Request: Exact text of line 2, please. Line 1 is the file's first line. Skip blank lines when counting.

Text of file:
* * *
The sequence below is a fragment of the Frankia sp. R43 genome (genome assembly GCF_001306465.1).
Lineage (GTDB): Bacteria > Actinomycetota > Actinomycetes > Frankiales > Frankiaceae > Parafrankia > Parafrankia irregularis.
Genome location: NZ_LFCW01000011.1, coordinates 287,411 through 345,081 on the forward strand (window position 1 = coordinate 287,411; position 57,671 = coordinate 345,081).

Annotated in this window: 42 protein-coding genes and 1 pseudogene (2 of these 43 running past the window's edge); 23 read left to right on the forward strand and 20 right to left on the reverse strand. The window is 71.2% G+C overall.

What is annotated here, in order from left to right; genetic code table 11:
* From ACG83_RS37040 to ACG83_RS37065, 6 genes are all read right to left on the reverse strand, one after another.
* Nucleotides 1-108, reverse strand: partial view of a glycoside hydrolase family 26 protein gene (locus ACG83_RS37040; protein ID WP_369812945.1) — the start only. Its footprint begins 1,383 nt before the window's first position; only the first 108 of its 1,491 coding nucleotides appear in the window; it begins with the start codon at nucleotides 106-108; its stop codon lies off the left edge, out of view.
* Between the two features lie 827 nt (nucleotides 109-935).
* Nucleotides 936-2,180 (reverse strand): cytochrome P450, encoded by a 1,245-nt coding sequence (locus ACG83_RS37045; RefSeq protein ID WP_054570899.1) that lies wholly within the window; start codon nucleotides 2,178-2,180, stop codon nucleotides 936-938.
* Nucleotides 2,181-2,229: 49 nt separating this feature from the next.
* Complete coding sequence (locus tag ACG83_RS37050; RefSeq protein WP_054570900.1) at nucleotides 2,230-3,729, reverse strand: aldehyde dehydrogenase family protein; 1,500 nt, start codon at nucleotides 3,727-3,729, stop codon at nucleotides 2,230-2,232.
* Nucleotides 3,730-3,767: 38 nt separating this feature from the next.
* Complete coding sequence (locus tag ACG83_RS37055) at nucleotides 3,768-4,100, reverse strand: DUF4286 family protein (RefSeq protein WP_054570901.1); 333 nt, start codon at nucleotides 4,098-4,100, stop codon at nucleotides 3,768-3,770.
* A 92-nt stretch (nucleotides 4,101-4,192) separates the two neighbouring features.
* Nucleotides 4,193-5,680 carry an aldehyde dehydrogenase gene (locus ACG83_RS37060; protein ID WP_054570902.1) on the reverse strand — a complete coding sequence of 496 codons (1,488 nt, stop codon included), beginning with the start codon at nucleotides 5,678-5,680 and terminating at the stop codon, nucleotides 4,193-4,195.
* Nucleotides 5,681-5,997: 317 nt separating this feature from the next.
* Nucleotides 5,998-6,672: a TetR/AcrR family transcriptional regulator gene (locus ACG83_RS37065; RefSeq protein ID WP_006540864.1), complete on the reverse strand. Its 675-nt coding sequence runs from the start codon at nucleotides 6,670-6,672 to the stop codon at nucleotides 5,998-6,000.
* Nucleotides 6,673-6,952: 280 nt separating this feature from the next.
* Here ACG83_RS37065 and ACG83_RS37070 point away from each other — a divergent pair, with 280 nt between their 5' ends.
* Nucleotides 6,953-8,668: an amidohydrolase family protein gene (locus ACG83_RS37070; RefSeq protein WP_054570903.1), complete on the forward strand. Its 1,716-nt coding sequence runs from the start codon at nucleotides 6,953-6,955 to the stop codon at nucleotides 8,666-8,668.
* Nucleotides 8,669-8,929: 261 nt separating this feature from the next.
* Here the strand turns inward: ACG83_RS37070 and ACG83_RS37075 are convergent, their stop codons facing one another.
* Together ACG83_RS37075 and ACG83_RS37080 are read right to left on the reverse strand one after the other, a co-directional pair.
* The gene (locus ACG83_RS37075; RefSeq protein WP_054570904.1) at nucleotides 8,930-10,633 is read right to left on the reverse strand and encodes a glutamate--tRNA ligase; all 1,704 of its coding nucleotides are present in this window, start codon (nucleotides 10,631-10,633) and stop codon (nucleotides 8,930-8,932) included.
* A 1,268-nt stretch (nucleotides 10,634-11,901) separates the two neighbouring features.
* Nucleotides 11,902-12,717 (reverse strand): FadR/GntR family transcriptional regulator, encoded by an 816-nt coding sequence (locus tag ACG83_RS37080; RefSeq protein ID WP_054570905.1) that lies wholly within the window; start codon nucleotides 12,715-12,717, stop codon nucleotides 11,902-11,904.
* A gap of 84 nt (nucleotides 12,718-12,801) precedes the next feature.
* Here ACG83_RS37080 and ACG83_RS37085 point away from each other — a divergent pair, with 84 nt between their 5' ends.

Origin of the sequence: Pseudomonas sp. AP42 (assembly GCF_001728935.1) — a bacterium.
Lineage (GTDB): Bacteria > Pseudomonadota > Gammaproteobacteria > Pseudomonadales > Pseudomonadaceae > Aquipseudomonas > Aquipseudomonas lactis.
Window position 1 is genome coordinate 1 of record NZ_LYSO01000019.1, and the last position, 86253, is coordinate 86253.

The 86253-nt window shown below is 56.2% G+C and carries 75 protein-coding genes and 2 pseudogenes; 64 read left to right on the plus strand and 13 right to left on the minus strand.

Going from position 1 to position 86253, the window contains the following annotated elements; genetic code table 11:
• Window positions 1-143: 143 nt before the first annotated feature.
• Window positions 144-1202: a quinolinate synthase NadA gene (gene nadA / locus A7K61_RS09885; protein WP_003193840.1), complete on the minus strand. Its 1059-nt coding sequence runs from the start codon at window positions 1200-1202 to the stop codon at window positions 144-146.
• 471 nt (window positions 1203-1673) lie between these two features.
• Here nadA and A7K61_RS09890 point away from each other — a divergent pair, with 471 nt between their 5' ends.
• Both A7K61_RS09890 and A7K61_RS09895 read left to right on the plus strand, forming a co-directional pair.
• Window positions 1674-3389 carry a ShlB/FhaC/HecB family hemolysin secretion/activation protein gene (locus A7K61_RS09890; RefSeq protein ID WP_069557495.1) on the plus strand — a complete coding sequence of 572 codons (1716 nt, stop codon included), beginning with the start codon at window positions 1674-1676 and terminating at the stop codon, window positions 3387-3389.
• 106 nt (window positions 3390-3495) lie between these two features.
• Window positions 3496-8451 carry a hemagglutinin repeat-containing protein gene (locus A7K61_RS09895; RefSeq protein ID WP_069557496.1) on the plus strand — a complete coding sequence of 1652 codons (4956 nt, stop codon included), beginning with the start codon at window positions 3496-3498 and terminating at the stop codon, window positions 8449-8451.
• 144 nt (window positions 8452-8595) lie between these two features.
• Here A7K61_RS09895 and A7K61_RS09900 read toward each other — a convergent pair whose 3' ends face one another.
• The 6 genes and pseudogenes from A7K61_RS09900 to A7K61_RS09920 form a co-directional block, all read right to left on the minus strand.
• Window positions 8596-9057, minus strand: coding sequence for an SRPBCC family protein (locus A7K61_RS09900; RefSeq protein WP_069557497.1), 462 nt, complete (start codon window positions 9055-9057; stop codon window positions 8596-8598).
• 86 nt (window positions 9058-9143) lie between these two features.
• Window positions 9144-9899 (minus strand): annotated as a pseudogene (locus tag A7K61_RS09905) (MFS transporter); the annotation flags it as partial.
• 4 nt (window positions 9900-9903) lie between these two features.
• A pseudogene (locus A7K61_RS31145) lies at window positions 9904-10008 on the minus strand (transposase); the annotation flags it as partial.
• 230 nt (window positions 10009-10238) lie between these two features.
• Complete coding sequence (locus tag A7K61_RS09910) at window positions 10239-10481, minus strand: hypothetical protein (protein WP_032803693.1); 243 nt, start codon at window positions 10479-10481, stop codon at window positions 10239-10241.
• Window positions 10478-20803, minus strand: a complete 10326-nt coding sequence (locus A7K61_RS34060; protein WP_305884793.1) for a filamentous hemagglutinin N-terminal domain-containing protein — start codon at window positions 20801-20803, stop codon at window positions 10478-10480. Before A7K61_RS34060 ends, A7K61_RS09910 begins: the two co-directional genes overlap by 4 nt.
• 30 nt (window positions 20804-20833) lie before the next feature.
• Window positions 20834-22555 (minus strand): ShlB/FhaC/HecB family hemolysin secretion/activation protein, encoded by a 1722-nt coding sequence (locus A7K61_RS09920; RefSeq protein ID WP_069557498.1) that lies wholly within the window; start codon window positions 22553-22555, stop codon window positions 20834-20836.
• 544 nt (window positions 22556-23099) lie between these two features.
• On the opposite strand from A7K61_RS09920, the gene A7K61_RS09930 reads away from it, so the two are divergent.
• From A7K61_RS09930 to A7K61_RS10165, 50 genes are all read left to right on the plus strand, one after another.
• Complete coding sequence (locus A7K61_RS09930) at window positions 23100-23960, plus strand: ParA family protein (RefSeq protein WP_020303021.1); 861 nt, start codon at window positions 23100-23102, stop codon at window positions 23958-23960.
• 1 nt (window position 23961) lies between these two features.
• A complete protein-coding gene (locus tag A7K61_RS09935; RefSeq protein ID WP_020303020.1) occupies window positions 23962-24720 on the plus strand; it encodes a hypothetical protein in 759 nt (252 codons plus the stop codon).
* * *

Lineage (GTDB): Bacteria > Actinomycetota > Actinomycetes > Frankiales > Frankiaceae > Parafrankia > Parafrankia irregularis.